The Reason Why We Sing

But I will sing of your might, I will sing aloud of your steadfast love in the morning. For you have been a fortress for me and a refuge in the day of my distress. O my strength, I will sing praises to you for you, O God, are my fortress, the God who shows me steadfast love. Psalm 59:16-17 (NRSV)

 

June is Black Music Month. Music is a cultural expression of art that allows for a reflection of society and serves to remind us who we are, what we are experiencing, and how the journey called life is impacting us. Whether it is Anita Baker, Tupac, 50 Cent, Prince, Luther, or Hubie Blake, the music they have produced is reflective of their era and expresses sentiments of segments of their lives.

For the Easter People, the body of Christ, music has long been a part of our lives. In particular, those of us, blessed to have been kissed by the Sun prior to birth; people of color, music has been our rhythm of life. The ebbs and flows of our existence and the relationship we have with God overflows from our lips. We sing, we shout, we dance, and cry all at the same time as we celebrate the goodness of God. We are extroverts when it comes to worship and praises. There is no holding us back, we will sing. While we all differ in our praising, we are hard-pressed not to have a song in our hearts or lyrics that have helped us make it through.
 
In Psalm 59, we find the expression of one who faces multiple challenges of life. He has enemies. He’s facing bloodthirsty evil and his life is abounding in strife. He seeks deliverance from God. The tongues of those who have oppressed him try to steal even the joy and comfort of prayer, by telling him that no one is listening to him. They breathe out cruelty.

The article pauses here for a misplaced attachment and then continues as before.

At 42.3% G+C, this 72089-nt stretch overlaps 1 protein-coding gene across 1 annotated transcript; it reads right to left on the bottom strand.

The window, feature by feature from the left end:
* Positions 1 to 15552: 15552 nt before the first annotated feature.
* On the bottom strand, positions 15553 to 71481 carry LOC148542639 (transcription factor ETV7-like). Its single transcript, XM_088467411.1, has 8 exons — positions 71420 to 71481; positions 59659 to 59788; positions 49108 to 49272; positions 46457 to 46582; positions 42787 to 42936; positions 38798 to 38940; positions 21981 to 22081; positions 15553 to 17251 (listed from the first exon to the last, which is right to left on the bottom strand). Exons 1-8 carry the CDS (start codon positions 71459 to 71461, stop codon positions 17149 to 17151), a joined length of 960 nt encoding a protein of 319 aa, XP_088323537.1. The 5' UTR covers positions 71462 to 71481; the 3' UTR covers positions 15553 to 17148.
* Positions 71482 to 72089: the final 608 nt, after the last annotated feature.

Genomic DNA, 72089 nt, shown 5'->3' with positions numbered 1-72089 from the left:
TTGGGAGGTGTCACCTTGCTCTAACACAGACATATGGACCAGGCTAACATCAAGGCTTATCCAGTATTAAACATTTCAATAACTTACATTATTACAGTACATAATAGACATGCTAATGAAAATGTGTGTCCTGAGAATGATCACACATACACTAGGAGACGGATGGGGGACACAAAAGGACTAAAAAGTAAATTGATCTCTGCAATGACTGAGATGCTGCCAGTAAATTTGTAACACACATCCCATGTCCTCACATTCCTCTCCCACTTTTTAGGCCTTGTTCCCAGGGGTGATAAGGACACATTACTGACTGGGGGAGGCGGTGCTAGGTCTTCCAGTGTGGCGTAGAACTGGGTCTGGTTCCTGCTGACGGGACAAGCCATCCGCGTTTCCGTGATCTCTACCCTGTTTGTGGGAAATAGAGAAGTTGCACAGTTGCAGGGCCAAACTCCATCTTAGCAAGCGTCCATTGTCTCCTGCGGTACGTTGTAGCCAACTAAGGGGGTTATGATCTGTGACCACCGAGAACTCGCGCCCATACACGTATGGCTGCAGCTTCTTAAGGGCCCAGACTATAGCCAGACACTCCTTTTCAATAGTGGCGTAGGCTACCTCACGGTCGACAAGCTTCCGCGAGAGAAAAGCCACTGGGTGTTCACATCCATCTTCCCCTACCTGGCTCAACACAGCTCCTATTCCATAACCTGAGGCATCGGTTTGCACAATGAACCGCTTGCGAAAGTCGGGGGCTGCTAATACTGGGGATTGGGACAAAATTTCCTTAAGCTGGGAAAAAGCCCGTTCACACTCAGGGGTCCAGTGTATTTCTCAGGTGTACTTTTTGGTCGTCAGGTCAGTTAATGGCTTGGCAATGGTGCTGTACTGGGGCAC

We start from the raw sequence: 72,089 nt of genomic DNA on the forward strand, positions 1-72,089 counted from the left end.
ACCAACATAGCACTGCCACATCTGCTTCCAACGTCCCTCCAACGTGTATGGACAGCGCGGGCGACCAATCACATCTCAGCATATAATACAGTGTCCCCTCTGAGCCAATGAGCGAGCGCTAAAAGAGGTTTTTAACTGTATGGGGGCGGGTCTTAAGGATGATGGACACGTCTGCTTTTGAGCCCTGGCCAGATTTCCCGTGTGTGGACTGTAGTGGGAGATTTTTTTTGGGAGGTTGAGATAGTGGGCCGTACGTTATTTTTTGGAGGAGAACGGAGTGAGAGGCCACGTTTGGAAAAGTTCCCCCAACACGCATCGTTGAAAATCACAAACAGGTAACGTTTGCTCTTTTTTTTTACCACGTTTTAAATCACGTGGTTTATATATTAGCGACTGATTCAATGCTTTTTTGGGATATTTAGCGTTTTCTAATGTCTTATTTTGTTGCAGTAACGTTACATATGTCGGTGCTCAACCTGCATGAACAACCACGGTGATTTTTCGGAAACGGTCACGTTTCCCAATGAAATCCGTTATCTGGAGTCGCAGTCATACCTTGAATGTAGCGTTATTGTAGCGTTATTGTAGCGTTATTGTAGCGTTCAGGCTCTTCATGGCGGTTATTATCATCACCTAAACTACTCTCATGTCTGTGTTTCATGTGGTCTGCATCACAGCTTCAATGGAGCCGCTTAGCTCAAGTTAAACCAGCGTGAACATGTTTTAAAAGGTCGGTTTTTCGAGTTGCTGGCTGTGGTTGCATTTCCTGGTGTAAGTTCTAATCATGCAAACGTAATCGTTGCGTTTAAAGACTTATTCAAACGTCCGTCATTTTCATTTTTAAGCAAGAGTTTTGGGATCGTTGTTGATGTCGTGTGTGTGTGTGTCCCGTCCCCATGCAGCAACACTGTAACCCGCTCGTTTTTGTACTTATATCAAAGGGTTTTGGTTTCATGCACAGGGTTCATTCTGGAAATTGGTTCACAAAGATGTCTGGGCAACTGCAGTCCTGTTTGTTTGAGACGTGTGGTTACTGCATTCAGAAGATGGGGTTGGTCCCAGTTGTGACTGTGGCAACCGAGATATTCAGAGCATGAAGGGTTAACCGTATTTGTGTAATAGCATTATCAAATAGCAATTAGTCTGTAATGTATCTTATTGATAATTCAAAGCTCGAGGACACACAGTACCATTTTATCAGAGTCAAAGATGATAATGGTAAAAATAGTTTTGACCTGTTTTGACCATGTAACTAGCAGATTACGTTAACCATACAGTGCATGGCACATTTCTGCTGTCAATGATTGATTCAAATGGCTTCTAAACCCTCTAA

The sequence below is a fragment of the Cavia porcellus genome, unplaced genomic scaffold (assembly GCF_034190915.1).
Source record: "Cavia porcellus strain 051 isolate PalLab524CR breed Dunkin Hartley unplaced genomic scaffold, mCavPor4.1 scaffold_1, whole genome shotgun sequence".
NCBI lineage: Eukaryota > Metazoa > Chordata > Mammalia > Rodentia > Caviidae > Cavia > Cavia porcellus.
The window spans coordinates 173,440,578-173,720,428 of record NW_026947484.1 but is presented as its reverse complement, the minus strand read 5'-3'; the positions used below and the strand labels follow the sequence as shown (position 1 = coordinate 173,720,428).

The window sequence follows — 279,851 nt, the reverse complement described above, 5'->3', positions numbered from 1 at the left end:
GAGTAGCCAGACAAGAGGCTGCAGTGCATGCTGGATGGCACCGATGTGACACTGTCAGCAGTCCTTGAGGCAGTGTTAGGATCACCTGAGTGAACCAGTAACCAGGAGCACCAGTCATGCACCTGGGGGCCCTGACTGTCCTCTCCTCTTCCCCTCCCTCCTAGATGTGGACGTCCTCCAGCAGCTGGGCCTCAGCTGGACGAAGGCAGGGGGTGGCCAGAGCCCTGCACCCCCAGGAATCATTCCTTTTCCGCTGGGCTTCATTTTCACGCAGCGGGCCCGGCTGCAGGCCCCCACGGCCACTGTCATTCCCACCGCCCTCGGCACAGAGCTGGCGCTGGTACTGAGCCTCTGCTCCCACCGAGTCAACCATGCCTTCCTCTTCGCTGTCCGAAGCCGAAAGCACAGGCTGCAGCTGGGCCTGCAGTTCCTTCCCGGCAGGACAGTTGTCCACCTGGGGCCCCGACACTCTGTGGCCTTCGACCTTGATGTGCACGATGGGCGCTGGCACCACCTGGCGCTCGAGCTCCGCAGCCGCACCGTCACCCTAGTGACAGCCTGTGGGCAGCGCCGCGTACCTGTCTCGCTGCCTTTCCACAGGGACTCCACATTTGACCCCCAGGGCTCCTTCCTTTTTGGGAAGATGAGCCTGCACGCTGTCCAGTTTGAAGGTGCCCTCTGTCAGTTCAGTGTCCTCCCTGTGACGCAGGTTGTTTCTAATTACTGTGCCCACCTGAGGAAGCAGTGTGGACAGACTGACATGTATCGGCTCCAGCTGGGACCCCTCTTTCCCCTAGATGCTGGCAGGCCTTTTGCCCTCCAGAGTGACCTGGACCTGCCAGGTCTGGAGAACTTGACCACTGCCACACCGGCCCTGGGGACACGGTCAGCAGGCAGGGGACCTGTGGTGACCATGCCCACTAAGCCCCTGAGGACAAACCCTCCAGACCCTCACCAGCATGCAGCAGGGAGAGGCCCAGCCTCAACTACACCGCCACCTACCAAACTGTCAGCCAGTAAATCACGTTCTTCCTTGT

The psalmist seeks God’s protection. He does not seek to destroy his enemies for he says, if they are destroyed the people will forget. What is he saying? Perhaps he is reminding us that trouble comes, and sometimes it stays longer than we like, but in God, we have a refuge, a fortress that not only protects us but is stronger than any enemy we face. The psalmist is trying to pray away trouble. He’s trying to cope with his situation. And after sharing all of his grievances with God, he says that he will song?

 

Yes, he will sing! In the face of trouble, in a world that is confused, he is going to praise God. He will sing about the steadfast love of God. He will shout aloud about the might of his God and the fortress that has been his refuge. Perhaps, as our ancestors sang “steal away, steal away to Jesus”, they were singing about the fortress that allowed them to deal with oppression.

Perhaps when the blues players depicted their trying lives, they were speaking to God about their realities. The connection is often made between gospel music and the blues. Our young rappers continue to remind us of the trial and tribulations of life. Some of the greatest poetry of our time is being written and expressed in their music. Often misunderstood, it is an art form that is doing what music has always done for us; expressed our innermost feelings. If ones experiences are violent and vile, the music might come out that way. Don’t blame the messenger, correct the situation.

 
But for those of us on a faith walk, the psalmist reminds us that God is still in control. We have a reason to sing, a reason to praise, a reason to shout. God is still our refuge and still a present help in a time of trouble. We should sing and glorify his Holy Name.
 
Music is a vivid part of our worship. God is the reason we sing. Praise him!
 

Pastor Jones